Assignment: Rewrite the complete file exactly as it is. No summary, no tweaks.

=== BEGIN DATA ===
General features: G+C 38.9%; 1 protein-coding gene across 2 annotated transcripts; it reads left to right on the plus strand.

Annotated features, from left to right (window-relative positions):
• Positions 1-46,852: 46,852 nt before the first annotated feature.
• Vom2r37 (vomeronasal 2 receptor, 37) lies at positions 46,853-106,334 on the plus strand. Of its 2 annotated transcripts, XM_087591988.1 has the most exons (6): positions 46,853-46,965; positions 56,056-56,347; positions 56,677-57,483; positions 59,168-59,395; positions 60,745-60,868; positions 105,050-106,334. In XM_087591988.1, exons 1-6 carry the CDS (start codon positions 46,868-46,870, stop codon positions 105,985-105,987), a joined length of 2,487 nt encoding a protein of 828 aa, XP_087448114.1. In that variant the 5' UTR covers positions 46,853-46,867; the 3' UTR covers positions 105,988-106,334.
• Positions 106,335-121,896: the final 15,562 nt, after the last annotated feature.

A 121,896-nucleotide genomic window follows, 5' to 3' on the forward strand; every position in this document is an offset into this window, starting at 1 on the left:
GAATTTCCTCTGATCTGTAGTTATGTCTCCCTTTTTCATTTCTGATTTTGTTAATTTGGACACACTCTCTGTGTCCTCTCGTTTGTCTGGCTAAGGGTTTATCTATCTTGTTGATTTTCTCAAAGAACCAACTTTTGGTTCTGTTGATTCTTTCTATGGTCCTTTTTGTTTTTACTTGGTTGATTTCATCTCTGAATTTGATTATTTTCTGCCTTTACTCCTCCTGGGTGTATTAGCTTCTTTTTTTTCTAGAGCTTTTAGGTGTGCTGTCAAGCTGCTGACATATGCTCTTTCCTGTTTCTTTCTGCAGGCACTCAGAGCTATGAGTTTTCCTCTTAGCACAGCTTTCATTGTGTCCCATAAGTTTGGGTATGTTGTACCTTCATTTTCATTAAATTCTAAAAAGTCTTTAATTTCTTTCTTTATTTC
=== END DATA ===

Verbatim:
General features: G+C 38.9%; 1 protein-coding gene across 2 annotated transcripts; it reads left to right on the plus strand.

Annotated features, from left to right (window-relative positions):
• Positions 1-46,852: 46,852 nt before the first annotated feature.
• Vom2r37 (vomeronasal 2 receptor, 37) lies at positions 46,853-106,334 on the plus strand. Of its 2 annotated transcripts, XM_087591988.1 has the most exons (6): positions 46,853-46,965; positions 56,056-56,347; positions 56,677-57,483; positions 59,168-59,395; positions 60,745-60,868; positions 105,050-106,334. In XM_087591988.1, exons 1-6 carry the CDS (start codon positions 46,868-46,870, stop codon positions 105,985-105,987), a joined length of 2,487 nt encoding a protein of 828 aa, XP_087448114.1. In that variant the 5' UTR covers positions 46,853-46,867; the 3' UTR covers positions 105,988-106,334.
• Positions 106,335-121,896: the final 15,562 nt, after the last annotated feature.

A 121,896-nucleotide genomic window follows, 5' to 3' on the forward strand; every position in this document is an offset into this window, starting at 1 on the left:
GAATTTCCTCTGATCTGTAGTTATGTCTCCCTTTTTCATTTCTGATTTTGTTAATTTGGACACACTCTCTGTGTCCTCTCGTTTGTCTGGCTAAGGGTTTATCTATCTTGTTGATTTTCTCAAAGAACCAACTTTTGGTTCTGTTGATTCTTTCTATGGTCCTTTTTGTTTTTACTTGGTTGATTTCATCTCTGAATTTGATTATTTTCTGCCTTTACTCCTCCTGGGTGTATTAGCTTCTTTTTTTTCTAGAGCTTTTAGGTGTGCTGTCAAGCTGCTGACATATGCTCTTTCCTGTTTCTTTCTGCAGGCACTCAGAGCTATGAGTTTTCCTCTTAGCACAGCTTTCATTGTGTCCCATAAGTTTGGGTATGTTGTACCTTCATTTTCATTAAATTCTAAAAAGTCTTTAATTTCTTTCTTTATTTC